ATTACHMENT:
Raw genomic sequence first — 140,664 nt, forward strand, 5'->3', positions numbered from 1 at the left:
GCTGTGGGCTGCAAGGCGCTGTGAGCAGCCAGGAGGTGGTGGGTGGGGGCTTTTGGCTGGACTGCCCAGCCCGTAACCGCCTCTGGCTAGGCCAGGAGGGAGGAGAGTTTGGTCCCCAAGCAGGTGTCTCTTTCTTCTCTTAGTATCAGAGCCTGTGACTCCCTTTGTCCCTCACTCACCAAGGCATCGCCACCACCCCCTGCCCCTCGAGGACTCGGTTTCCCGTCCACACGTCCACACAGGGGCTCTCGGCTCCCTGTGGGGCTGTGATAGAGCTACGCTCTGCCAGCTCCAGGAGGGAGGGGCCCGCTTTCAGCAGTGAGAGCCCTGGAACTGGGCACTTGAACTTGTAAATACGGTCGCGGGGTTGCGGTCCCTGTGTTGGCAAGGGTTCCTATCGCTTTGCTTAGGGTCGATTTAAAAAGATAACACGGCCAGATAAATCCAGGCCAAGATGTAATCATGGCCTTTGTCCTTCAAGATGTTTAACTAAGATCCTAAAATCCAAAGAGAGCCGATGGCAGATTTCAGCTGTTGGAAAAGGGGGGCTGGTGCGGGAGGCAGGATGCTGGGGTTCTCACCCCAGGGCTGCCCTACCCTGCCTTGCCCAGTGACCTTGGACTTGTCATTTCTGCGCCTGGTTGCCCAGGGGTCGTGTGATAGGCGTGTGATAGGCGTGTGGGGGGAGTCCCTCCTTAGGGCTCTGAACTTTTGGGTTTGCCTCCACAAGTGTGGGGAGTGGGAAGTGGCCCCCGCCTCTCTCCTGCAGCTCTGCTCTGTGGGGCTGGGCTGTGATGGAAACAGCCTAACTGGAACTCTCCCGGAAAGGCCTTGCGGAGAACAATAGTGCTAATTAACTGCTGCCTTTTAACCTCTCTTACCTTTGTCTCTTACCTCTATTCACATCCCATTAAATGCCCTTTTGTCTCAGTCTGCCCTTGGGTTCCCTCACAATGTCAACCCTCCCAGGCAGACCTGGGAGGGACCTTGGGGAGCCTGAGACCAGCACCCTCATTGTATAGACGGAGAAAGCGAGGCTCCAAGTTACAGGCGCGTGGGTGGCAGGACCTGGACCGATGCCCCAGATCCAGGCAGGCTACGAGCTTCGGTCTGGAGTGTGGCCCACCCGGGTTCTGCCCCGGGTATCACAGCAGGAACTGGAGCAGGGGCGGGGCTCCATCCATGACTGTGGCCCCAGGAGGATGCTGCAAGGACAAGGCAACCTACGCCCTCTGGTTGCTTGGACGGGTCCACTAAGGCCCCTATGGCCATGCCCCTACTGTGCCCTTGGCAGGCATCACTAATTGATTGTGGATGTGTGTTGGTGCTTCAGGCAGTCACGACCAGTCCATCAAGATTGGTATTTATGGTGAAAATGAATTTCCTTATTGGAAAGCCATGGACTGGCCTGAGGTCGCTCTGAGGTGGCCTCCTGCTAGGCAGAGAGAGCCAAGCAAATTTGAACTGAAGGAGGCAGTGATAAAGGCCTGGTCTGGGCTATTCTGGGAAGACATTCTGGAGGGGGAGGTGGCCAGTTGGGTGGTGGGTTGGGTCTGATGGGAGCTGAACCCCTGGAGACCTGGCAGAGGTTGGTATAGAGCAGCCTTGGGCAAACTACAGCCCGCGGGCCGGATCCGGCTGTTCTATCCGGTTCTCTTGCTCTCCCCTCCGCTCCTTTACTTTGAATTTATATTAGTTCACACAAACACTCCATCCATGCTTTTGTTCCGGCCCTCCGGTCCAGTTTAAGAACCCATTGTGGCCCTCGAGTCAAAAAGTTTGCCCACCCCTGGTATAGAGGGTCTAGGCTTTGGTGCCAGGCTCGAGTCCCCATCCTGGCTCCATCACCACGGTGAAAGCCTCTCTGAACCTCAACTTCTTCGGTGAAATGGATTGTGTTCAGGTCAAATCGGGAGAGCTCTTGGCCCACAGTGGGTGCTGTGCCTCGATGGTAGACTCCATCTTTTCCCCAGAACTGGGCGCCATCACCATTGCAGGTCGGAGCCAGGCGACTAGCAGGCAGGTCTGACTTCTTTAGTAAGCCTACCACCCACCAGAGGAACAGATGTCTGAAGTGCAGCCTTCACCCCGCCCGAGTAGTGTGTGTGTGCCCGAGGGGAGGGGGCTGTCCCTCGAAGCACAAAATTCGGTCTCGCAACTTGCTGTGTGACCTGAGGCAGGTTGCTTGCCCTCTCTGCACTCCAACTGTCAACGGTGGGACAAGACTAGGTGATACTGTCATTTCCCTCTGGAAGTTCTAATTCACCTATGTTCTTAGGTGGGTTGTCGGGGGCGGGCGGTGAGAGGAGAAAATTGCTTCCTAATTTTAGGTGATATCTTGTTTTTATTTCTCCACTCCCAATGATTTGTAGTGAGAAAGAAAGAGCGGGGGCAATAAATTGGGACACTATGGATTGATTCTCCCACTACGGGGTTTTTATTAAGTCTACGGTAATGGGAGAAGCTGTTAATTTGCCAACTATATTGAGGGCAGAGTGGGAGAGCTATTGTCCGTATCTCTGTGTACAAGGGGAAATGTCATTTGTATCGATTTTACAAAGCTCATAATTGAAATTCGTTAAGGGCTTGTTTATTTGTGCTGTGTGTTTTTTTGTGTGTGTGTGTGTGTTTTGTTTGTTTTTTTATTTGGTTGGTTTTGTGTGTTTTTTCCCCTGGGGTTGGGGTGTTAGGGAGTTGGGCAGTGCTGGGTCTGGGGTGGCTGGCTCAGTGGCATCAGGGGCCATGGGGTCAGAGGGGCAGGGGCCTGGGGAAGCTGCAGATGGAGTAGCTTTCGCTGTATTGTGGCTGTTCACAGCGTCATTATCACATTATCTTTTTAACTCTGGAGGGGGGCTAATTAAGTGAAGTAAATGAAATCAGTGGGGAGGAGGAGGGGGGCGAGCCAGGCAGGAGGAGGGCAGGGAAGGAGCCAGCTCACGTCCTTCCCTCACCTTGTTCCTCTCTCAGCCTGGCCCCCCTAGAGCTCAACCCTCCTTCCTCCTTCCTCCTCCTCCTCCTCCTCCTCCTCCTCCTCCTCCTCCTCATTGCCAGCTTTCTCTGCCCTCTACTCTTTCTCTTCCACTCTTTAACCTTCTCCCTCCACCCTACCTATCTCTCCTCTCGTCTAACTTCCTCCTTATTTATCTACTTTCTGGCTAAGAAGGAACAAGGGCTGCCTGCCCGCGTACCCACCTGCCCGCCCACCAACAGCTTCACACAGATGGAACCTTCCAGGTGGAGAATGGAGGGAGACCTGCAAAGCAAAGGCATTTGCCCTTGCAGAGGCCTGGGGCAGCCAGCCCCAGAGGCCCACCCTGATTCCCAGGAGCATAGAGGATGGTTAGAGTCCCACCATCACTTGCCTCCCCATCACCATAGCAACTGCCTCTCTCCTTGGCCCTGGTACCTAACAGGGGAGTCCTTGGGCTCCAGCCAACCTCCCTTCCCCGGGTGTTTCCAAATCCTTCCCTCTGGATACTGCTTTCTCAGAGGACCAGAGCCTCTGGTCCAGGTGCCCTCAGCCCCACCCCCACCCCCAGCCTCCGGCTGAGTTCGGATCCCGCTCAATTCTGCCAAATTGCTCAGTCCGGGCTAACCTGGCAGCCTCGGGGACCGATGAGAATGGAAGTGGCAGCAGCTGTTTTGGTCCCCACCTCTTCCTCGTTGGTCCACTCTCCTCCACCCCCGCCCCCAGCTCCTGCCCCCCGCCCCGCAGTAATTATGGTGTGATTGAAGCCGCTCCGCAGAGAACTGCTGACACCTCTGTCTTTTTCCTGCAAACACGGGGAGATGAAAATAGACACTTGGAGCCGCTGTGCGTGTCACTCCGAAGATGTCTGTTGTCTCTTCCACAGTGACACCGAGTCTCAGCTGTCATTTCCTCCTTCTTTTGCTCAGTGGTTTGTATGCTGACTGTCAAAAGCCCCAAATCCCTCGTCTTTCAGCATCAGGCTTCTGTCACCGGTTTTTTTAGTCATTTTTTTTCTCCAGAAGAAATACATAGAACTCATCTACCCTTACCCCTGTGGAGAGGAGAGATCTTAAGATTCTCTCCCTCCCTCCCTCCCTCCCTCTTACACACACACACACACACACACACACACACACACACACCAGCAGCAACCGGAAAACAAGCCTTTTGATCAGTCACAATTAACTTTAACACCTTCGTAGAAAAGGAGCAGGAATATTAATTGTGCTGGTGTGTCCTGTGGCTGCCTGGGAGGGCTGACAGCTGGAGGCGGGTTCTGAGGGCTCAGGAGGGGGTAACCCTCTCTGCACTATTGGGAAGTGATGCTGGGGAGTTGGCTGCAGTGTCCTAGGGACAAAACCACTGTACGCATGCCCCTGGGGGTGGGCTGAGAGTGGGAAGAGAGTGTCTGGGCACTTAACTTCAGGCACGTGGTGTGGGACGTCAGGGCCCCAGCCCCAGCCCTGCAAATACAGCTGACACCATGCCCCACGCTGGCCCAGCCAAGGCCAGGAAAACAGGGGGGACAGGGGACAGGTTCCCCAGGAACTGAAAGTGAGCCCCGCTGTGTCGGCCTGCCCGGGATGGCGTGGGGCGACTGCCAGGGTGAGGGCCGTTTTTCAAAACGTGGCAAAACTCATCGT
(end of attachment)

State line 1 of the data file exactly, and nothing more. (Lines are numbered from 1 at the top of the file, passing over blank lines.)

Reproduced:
Raw genomic sequence first — 140,664 nt, forward strand, 5'->3', positions numbered from 1 at the left: